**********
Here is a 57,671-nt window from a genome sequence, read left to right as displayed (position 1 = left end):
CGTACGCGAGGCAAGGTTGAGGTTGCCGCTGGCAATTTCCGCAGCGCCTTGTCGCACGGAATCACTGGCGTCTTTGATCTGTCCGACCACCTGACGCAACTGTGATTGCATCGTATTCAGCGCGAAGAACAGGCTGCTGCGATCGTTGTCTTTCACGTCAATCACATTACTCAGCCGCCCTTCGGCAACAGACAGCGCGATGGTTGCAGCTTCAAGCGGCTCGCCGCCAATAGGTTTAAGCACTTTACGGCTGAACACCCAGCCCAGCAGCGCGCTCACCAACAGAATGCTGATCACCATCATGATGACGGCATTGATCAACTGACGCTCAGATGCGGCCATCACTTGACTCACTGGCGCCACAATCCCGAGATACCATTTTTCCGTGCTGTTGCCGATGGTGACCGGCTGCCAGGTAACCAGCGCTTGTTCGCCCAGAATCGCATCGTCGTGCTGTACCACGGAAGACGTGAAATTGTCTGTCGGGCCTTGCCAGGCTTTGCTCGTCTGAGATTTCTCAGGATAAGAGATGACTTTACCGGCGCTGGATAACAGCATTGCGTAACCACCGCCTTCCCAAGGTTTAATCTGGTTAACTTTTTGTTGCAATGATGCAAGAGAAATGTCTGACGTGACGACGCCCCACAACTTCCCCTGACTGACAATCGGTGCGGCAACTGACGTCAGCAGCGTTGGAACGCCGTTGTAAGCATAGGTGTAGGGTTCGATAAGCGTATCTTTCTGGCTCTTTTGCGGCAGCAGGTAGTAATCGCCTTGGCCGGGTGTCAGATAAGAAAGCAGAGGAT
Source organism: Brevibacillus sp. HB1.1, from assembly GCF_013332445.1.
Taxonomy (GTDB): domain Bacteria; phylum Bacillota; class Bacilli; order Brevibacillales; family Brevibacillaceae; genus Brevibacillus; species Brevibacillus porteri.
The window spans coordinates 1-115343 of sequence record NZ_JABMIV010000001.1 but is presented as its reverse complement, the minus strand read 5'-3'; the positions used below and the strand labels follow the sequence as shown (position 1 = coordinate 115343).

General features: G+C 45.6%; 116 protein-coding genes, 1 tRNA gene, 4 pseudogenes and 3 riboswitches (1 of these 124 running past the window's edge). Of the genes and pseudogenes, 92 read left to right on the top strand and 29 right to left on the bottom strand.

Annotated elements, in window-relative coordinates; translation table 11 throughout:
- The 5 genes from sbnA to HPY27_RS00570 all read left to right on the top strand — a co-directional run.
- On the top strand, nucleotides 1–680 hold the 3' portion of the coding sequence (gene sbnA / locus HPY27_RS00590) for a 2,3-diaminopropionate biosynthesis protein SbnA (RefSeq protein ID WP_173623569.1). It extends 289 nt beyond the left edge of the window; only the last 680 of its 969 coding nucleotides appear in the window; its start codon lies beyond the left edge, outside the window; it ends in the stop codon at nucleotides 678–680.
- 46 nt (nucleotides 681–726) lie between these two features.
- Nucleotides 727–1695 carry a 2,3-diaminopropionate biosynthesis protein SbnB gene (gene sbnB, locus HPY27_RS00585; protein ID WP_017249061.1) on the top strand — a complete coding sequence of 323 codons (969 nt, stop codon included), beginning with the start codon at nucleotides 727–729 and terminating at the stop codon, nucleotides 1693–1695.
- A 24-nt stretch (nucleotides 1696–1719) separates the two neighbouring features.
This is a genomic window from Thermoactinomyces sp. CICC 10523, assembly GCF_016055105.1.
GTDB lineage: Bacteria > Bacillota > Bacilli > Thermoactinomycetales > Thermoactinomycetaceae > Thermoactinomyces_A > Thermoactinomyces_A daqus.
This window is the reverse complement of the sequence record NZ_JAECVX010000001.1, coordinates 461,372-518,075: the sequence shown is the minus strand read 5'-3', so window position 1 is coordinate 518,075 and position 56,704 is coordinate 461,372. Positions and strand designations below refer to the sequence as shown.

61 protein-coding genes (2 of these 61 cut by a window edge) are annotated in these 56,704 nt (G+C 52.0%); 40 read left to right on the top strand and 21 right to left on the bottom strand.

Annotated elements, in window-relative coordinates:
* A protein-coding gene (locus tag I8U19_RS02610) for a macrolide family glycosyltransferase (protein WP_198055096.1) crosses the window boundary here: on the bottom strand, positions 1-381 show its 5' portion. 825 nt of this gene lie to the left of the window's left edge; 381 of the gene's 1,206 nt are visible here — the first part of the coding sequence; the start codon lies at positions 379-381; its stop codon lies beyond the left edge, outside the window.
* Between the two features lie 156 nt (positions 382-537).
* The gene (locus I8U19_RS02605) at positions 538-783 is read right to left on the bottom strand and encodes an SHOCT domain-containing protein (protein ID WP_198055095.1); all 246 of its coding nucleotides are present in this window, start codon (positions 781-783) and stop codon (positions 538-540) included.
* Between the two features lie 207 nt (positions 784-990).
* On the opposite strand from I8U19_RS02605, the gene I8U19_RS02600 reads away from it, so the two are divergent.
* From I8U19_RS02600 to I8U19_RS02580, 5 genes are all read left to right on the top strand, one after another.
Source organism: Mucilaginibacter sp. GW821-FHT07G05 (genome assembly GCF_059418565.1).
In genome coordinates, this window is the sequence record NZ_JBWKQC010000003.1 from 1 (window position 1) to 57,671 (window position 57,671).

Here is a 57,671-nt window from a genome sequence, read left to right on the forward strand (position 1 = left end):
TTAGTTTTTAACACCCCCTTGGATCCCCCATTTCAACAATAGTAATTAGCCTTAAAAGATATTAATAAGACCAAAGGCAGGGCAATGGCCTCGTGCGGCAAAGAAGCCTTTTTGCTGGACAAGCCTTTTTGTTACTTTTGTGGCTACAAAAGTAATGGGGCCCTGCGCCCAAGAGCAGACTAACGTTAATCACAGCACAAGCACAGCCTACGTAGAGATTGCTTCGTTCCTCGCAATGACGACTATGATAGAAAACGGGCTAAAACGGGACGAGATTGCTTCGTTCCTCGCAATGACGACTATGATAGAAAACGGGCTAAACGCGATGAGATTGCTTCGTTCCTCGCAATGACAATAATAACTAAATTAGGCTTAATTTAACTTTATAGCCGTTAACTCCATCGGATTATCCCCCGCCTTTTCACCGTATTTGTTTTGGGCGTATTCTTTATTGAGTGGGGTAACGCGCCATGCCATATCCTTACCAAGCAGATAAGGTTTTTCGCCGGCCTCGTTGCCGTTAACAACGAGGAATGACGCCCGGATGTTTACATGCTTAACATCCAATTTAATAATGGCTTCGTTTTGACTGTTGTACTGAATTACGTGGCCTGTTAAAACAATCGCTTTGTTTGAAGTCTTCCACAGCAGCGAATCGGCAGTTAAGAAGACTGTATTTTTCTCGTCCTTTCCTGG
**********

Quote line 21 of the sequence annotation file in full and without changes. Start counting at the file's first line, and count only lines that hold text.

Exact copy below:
* Between the two features lie 207 nt (positions 784-990).